• Be diligent about removing poison ivy and poison oak from shady garden areas. Use thick rubber gloves to remove the entire plant. Do not place it in the compost pile and remember to wash the gloves with soap and water. The irritants in these plants can be transferred easily from the gloves to skin so be careful to avoid contact until they have been thoroughly washed.
  • Adults should supervise young children when picking berries or veggies from the garden on their own. They may not be able to distinguish good ones from bad.
  • Mushrooms can spring up overnight, and many toxic mushrooms look like ones that are good to eat. Pick up and throw away mushrooms right away to avoid dangerous mistakes.
  • Leave chemicals, like insecticides, fertilizers and weed killers, in their original package, and NEVER move chemicals to an empty container or package from foods or drinks.
  • Keep the phone number for your poison control center (1-800-222-1222) posted in your house, garage, or anywhere you keep chemicals. If someone might have been exposed to a poison, call right away for fast, expert help 24 hours a day, seven days a week.
  • To check if a plant is toxic, bring a clipping to your local nursery for identification, or call your local poison control center for a list of local poisonous plants.
  • If you have a pet, check with your veterinarian for a list of plants that can be poisonous for them.

What Plants Should I Avoid, What Should I Plant?
Now that I know about that some plants may be dangerous, what should I avoid?

There are several common indoor and outdoor plants that contain toxins, such as daffodil, English ivy, ficus, peace lily, lilies, amaryllis, rhododendron, and aloe vera. Teachers may want to keep house plants out of reach of very small children or conduct research to determine if their houseplants contain any toxins. You can find lists of poisonous plants in your area online, or by consulting a local garden center, county Extension office, and poison center (see Additional Information).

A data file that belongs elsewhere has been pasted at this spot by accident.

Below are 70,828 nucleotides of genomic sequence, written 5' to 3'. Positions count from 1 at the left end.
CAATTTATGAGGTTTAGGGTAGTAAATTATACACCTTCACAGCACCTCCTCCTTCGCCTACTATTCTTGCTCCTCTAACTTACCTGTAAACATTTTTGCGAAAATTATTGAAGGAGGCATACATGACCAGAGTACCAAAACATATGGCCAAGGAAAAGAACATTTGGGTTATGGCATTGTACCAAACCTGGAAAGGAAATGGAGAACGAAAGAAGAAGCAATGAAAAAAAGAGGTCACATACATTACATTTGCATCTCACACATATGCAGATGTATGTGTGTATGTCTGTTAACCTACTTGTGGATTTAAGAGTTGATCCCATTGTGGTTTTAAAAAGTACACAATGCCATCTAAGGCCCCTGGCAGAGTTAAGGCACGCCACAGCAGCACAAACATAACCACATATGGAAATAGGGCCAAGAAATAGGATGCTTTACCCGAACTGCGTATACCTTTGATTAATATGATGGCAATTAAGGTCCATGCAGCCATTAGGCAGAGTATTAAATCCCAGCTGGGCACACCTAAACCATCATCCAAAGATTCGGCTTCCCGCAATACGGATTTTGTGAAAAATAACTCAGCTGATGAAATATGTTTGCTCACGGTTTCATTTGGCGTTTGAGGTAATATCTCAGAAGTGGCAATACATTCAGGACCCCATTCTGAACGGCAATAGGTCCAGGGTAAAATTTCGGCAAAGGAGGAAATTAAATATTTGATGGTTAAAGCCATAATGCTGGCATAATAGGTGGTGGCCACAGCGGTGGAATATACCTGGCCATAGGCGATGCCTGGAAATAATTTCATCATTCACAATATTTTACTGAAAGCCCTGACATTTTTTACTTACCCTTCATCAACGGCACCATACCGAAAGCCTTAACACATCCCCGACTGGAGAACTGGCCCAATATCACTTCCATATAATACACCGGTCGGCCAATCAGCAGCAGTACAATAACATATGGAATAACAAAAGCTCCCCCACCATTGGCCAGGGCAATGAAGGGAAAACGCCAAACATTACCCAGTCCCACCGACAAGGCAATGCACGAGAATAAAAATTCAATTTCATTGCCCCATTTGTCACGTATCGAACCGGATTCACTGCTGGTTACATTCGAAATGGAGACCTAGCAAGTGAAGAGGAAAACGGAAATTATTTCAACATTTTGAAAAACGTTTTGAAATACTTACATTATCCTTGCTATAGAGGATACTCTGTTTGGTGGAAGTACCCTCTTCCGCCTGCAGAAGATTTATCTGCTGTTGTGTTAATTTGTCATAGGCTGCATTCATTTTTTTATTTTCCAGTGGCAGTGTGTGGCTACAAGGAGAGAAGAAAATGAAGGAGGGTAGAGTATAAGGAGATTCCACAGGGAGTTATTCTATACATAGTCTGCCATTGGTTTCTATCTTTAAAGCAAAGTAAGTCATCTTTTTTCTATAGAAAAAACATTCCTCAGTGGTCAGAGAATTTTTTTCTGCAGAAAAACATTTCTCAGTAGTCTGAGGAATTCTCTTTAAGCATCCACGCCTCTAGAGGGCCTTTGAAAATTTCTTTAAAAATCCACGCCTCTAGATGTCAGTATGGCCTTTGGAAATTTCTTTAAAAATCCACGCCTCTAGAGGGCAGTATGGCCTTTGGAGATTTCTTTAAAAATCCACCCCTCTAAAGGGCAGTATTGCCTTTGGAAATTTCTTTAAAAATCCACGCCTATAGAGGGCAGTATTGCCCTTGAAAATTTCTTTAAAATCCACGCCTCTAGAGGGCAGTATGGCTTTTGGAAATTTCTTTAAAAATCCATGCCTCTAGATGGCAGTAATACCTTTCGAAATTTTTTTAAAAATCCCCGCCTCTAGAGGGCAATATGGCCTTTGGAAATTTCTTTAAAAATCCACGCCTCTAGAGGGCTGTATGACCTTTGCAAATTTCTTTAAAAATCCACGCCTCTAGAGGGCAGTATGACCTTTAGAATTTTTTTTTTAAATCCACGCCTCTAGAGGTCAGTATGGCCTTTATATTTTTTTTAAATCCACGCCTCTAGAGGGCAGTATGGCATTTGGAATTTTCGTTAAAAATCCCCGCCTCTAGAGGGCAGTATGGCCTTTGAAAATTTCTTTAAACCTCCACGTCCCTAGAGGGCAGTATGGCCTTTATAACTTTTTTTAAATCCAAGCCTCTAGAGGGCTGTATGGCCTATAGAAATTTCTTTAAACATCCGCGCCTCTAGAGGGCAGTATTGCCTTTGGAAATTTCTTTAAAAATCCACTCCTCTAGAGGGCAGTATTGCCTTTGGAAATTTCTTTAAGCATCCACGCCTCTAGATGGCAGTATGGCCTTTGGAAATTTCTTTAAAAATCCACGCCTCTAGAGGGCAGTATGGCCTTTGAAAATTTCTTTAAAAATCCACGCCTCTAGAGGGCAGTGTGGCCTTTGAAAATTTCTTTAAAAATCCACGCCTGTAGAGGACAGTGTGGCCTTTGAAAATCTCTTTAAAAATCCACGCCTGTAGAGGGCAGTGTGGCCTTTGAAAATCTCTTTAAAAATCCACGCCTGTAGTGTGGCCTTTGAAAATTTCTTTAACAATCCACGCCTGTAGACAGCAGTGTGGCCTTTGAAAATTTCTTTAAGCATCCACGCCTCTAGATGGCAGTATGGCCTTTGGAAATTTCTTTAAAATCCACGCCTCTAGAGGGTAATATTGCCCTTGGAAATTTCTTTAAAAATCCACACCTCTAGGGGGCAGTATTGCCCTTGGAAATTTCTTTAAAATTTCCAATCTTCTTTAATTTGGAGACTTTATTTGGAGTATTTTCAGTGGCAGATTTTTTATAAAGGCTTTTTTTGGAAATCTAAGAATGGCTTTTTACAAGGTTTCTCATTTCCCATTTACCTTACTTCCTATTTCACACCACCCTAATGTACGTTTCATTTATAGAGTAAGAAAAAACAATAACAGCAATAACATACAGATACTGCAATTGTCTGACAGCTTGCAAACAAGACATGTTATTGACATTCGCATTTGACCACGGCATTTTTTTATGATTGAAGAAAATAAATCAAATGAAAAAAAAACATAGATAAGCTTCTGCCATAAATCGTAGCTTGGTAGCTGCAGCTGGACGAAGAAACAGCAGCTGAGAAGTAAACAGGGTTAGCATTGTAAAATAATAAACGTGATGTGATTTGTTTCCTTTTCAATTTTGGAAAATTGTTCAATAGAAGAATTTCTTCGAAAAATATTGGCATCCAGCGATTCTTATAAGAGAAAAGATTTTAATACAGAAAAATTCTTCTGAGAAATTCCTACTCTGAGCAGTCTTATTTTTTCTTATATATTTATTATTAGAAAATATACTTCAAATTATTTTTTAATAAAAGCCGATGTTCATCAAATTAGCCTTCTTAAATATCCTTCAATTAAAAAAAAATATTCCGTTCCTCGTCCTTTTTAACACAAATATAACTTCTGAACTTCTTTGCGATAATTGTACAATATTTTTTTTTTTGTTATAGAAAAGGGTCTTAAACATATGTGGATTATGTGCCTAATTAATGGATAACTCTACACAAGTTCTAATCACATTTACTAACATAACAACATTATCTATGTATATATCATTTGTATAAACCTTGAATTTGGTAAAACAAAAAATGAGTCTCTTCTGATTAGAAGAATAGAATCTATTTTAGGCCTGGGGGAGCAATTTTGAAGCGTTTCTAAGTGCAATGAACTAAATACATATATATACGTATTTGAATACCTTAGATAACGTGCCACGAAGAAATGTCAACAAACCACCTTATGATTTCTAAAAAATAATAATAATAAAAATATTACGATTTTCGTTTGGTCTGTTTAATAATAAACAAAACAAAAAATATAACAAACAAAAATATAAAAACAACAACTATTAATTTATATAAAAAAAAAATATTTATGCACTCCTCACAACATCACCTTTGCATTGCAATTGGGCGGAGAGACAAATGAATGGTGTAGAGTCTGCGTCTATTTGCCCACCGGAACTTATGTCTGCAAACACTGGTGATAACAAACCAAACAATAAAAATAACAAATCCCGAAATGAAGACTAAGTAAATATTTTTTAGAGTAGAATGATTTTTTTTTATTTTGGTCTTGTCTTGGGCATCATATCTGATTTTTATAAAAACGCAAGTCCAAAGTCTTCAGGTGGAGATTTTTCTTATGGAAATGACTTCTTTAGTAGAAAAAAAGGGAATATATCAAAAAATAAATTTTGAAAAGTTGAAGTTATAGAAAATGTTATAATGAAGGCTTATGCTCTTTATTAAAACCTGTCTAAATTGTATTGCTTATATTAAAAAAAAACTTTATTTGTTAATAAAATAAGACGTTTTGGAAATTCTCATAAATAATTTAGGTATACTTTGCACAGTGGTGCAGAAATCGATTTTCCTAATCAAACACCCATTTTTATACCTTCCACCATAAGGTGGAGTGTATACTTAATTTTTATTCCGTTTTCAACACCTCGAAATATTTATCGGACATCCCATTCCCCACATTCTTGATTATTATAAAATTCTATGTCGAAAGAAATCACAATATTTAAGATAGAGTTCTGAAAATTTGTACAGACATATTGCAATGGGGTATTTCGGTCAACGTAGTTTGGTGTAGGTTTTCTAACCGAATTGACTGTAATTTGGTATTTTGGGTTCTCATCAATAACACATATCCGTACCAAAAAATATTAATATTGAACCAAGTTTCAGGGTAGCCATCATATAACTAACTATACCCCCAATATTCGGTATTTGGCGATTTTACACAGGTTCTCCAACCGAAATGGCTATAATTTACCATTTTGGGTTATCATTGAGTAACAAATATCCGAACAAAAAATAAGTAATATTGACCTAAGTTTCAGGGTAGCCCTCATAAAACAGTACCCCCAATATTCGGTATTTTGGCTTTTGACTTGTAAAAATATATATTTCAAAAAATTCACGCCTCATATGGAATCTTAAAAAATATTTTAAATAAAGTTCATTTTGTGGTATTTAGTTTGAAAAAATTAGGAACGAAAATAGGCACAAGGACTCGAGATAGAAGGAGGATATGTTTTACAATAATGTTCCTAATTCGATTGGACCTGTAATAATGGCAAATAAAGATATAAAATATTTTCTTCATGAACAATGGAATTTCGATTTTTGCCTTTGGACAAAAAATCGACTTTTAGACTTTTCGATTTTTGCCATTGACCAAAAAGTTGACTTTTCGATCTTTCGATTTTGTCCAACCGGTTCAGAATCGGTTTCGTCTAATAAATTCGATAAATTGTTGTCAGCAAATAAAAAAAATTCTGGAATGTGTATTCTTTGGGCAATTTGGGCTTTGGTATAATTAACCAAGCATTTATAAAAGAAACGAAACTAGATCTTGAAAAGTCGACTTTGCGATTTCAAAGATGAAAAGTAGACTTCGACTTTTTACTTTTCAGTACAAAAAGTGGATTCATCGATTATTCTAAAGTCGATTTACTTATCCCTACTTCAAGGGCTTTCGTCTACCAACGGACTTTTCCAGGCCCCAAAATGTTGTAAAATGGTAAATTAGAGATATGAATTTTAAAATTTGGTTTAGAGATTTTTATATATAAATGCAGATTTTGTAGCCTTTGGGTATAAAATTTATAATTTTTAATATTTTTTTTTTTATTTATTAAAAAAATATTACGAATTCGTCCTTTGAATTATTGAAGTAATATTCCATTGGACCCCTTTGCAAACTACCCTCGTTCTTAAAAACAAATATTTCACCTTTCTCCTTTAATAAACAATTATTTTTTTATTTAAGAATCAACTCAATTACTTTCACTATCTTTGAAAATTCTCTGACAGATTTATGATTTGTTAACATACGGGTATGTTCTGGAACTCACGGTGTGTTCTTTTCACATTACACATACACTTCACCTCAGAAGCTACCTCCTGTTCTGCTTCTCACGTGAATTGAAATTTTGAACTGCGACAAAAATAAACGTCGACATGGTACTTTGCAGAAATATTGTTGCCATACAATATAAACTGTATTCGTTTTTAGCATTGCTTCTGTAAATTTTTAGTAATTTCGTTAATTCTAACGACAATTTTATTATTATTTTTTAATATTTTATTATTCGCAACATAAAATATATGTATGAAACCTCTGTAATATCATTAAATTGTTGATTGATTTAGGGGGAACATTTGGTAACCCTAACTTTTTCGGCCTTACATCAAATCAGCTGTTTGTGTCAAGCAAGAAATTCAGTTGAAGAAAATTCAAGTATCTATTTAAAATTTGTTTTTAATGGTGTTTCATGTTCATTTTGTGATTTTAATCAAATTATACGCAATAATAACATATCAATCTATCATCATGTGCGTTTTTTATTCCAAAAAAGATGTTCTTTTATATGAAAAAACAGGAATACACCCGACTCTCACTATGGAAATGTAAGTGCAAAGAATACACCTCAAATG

Similarly, fencing off a school garden is also a good idea for keeping neighborhood pets from potential dangers. Some dangerous plants for pets include: lilies, sago palm, tulip bulbs, azalea, oleander, castor bean, cyclamen, kalanchoe, yew, amaryllis, chrysanthemum, English ivy, peace lily, pothos, and schefflera.

Remember, a good rule of thumb is to only eat from parts of plants if you’re sure you know what they are and that they are edible. It can be tempting to turn students loose in the garden and let them explore with all of their senses, but remember that enforcing a simple garden policy of what can and cannot be tasted will keep everyone healthy and happy.

Additional Information:

  • 101 Kid-Friendly Plants: Fun Plants and Family Garden Projects. This book available from the National Gardening Association describes more than 100 plants that are safe to touch and eat as well as easy to grow.